Whenever we go through periods of growth, from college admissions to career changes, it’s common for us to question our true calling. We may think we know what our path should be, but where are we getting that information? No one is immune to outside influence, and sometimes the signals we receive are so persistent that we think they’re coming from inside us. Discover your ikigai to help you along this journey.

How to discover your ikigai

Let me give you an example. Anna is a high school senior, an only child from a two-parent home. Both of her parents are physicians. Anna’s parents often reminisce about med school, and that has shaped how Anna views her college experience. Even if her parents aren’t pressuring Anna into the medical field, she may have a hard time imagining a different future for herself.

We’ve all been in Anna’s shoes at one point or another. How do we draw the line between what we want and what others want for us?

Your Ikigai

Ikigai chart to finding your sense of purposeIkigai (生き甲斐) is a Japanese concept referring to something that gives a person a sense of purpose, a reason for getting up in the morning. Your ikigai is not just a reflection of your values and beliefs, it’s the essence of who you are. It’s the truest answer to the question, “What do you want?” It’s not an easy question to answer, but with some inner work, you can cut through what others want and discover your own unique, authentic ikigai.

Ask your inner child

Think back to when you were a kid, before you had grown-up practicalities to consider. Anything seemed possible. When you were a kid, what did you want to be when you grew up? If you were anything like me, it was something like “an astronaut-artist-FBI agent-ballerina.” Reality wasn’t anything we considered. I certainly wasn’t concerned about the retirement package for an astronaut-artist-FBI agent-ballerina!

When we get older, we tend to lose that sense of possibility. While being realistic is important, adults often divide things into “this” or “that,” ignoring the prospect of this AND that. When considering your ikigai, remember the dreams you had as a very young person. What would you do if practicalities didn’t matter? That can provide you insight into what will fulfill you.

Give yourself a buffer

When I interviewed Broadway producer and elite Executive Coach Alisa Cohn for Forbes magazine, she suggested building “white space” into your calendar so that your greatest creativity can emerge. No matter your passions, your ikigai is closely linked with your creativity, so do what you can to create time for yourself. When you create white space, you won’t have to choose a major by freshmen orientation. If you come into college with AP hours or test out of some general education classes, you’ll feel less stressed if you begin a major and realize later that it’s not your ikigai.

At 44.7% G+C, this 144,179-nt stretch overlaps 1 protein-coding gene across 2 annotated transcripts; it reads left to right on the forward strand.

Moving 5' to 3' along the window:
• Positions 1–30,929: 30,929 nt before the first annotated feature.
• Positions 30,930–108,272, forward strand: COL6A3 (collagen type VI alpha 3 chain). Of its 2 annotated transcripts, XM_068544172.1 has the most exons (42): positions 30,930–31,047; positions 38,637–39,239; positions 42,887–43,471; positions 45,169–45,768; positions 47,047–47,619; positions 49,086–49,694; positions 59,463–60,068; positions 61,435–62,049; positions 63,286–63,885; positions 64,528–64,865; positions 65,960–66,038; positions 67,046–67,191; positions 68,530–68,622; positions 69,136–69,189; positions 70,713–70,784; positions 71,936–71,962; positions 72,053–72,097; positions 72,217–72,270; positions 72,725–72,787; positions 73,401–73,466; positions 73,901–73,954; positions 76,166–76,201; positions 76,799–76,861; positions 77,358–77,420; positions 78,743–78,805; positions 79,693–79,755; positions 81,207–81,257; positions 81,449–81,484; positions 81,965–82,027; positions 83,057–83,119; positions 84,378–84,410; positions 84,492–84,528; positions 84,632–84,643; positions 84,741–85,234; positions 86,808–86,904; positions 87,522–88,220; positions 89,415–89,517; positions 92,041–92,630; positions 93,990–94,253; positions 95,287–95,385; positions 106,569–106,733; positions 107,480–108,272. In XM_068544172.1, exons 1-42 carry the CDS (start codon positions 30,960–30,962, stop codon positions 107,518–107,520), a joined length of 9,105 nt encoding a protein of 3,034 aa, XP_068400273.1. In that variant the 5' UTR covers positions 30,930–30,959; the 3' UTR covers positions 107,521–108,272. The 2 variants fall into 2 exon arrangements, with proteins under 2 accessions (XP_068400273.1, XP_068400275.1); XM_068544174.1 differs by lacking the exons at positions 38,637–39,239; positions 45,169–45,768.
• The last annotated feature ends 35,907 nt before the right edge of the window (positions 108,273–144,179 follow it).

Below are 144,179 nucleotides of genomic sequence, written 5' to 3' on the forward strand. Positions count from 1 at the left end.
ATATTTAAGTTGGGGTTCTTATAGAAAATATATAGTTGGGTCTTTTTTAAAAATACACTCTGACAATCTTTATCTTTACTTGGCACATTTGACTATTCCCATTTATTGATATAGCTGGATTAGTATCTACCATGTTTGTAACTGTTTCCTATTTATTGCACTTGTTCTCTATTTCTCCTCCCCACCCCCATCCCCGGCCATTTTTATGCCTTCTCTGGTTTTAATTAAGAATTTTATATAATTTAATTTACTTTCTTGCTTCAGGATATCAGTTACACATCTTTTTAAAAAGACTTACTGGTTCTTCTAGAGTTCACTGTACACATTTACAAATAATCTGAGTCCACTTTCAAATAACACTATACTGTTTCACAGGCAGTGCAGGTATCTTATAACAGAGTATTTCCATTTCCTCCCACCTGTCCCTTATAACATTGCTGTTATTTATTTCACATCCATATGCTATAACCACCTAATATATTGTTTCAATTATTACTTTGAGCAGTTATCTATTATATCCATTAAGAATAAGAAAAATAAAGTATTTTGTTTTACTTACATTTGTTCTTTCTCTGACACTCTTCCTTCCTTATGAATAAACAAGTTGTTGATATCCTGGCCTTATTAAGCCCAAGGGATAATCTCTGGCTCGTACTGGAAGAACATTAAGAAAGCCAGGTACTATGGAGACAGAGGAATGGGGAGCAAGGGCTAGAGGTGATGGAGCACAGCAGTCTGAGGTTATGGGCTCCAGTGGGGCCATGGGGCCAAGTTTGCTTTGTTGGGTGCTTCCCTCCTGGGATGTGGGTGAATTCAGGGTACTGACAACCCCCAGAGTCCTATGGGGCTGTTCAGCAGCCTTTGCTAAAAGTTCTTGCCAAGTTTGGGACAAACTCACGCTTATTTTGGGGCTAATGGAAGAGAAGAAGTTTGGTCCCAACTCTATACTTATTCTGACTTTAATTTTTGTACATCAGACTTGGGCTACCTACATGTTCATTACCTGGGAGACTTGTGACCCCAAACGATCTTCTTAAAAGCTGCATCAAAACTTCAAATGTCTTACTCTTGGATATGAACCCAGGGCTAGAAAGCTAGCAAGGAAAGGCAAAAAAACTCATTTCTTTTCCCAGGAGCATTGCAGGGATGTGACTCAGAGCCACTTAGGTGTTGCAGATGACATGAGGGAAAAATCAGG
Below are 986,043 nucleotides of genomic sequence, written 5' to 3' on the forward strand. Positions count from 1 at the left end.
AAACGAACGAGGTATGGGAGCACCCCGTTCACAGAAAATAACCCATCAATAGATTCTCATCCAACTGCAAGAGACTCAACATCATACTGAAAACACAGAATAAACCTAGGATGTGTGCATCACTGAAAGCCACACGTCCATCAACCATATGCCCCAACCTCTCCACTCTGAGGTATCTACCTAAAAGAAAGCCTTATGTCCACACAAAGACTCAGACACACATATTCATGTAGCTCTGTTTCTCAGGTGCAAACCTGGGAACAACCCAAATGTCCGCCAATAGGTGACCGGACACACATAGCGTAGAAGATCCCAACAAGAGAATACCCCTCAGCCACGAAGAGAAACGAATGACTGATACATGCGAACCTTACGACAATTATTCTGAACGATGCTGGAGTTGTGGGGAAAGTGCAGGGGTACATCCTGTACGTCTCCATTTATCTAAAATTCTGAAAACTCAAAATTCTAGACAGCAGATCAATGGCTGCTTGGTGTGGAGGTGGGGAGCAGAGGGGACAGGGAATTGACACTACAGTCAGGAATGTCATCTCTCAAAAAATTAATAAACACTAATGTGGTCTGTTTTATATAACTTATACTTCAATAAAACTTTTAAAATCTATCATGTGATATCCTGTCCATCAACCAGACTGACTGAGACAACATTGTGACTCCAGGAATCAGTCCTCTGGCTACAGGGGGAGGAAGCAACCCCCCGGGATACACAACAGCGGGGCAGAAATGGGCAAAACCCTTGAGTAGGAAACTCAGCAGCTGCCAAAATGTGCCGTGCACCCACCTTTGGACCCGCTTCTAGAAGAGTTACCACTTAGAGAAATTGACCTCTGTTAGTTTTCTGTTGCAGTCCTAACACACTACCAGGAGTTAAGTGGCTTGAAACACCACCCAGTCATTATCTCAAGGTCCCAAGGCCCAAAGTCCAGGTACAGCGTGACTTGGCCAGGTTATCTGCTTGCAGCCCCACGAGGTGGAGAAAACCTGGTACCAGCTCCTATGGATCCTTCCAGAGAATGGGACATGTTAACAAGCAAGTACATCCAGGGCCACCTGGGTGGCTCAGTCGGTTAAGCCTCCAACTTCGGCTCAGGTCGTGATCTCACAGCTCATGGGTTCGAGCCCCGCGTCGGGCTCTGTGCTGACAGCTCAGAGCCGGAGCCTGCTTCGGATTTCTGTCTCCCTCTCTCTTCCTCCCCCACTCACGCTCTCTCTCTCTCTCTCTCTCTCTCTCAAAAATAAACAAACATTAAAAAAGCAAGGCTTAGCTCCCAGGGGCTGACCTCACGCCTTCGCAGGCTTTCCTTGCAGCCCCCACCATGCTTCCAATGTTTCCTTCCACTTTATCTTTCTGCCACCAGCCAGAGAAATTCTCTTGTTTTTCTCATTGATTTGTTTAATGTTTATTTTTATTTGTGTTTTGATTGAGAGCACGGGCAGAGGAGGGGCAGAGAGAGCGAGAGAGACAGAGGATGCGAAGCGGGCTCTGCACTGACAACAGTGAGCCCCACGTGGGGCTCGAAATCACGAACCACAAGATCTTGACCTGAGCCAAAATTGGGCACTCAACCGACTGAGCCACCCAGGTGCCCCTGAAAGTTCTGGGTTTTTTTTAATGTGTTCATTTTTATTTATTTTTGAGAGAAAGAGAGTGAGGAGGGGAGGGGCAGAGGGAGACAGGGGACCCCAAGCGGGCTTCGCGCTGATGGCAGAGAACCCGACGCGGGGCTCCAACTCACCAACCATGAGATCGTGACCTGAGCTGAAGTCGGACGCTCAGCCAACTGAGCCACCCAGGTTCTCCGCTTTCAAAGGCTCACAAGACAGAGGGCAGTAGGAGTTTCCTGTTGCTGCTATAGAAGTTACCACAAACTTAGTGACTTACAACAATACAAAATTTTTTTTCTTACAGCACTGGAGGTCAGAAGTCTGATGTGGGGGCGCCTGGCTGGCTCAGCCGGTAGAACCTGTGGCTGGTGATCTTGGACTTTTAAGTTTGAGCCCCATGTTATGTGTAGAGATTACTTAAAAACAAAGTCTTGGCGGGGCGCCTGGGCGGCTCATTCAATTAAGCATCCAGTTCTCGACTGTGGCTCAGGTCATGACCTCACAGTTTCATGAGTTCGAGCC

I’ve got a secret for you: you don’t need to have all the answers right now. Figuring this stuff out isn’t easy! In high school, I thought the music business was the only path for me. I soon discovered it was a poor match for me. I had no idea that I’d wind up in the career I’m in now. Remember: 33% of college students change their major at least once. After college, the trend still holds; 25% of workers have held five or more jobs.

Along the way, make sure to intentionally expose yourself to new and different experiences and narratives through courses, extracurriculars, or new hobbies. This is especially true if you’re someone like Anna, who has been exposed to a narrower life experience. It’s important to branch out and show yourself what you may have been missing.

Exercise to help discover your Ikigai

Wouldn’t it be cool if…?

To get back in touch with that little kid who wanted to be a firefighter-lawyer-scientist, try this exercise. Fill in the blanks, and really let your imagination run wild. Don’t be realistic; only write a thought down if it makes you smile.

  1. Wouldn’t it be cool if in ten years, I got to ____________________.
  2. Wouldn’t it be cool if in college, I got to  ____________________.
  3. Wouldn’t it be cool if I got to live in this place  ____________________.
  4. Wouldn’t it be cool if I could travel to  ____________________.
  5. Would it be cool if I could meet  ____________________.

I hope you went big on that exercise. What did you learn about yourself?

Remember: this is your future, and you owe it to yourself to follow your ikigai. As you examine your deep desires and passions, follow them. You’ll be rewarded with a fulfilling college experience, an exciting and meaningful career, and a purposeful life.

Image by kjpargeter on Freepik